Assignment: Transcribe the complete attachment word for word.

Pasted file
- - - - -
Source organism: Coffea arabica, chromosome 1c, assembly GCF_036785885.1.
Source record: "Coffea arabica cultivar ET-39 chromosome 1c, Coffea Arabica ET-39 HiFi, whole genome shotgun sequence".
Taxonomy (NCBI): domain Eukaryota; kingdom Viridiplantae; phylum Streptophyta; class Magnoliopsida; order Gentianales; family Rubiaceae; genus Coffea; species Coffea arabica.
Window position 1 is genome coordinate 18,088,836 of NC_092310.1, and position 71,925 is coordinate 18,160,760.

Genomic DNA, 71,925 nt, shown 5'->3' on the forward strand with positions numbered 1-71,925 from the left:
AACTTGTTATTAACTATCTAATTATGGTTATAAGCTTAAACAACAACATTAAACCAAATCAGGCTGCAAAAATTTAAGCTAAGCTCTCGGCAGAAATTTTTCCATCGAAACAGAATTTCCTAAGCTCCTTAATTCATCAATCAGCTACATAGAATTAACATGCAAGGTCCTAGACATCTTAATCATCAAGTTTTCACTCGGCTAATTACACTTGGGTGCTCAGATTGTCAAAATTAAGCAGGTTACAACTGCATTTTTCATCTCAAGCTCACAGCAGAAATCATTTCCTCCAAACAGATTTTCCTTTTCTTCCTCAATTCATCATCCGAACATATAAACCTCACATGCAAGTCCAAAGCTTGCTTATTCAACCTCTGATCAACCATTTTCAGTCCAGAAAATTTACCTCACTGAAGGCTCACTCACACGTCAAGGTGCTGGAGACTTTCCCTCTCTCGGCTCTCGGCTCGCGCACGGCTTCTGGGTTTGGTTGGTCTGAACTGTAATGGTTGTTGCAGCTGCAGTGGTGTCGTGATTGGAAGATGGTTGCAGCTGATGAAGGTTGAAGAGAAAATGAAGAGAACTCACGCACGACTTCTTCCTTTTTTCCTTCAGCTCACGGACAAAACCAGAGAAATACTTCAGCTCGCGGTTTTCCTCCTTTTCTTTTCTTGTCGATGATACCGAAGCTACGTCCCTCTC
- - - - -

Source organism: Coffea arabica, chromosome 1c, assembly GCF_036785885.1.
Source record: "Coffea arabica cultivar ET-39 chromosome 1c, Coffea Arabica ET-39 HiFi, whole genome shotgun sequence".
Taxonomy (NCBI): domain Eukaryota; kingdom Viridiplantae; phylum Streptophyta; class Magnoliopsida; order Gentianales; family Rubiaceae; genus Coffea; species Coffea arabica.
Window position 1 is genome coordinate 18,088,836 of NC_092310.1, and position 71,925 is coordinate 18,160,760.

Genomic DNA, 71,925 nt, shown 5'->3' on the forward strand with positions numbered 1-71,925 from the left:
AACTTGTTATTAACTATCTAATTATGGTTATAAGCTTAAACAACAACATTAAACCAAATCAGGCTGCAAAAATTTAAGCTAAGCTCTCGGCAGAAATTTTTCCATCGAAACAGAATTTCCTAAGCTCCTTAATTCATCAATCAGCTACATAGAATTAACATGCAAGGTCCTAGACATCTTAATCATCAAGTTTTCACTCGGCTAATTACACTTGGGTGCTCAGATTGTCAAAATTAAGCAGGTTACAACTGCATTTTTCATCTCAAGCTCACAGCAGAAATCATTTCCTCCAAACAGATTTTCCTTTTCTTCCTCAATTCATCATCCGAACATATAAACCTCACATGCAAGTCCAAAGCTTGCTTATTCAACCTCTGATCAACCATTTTCAGTCCAGAAAATTTACCTCACTGAAGGCTCACTCACACGTCAAGGTGCTGGAGACTTTCCCTCTCTCGGCTCTCGGCTCGCGCACGGCTTCTGGGTTTGGTTGGTCTGAACTGTAATGGTTGTTGCAGCTGCAGTGGTGTCGTGATTGGAAGATGGTTGCAGCTGATGAAGGTTGAAGAGAAAATGAAGAGAACTCACGCACGACTTCTTCCTTTTTTCCTTCAGCTCACGGACAAAACCAGAGAAATACTTCAGCTCGCGGTTTTCCTCCTTTTCTTTTCTTGTCGATGATACCGAAGCTACGTCCCTCTC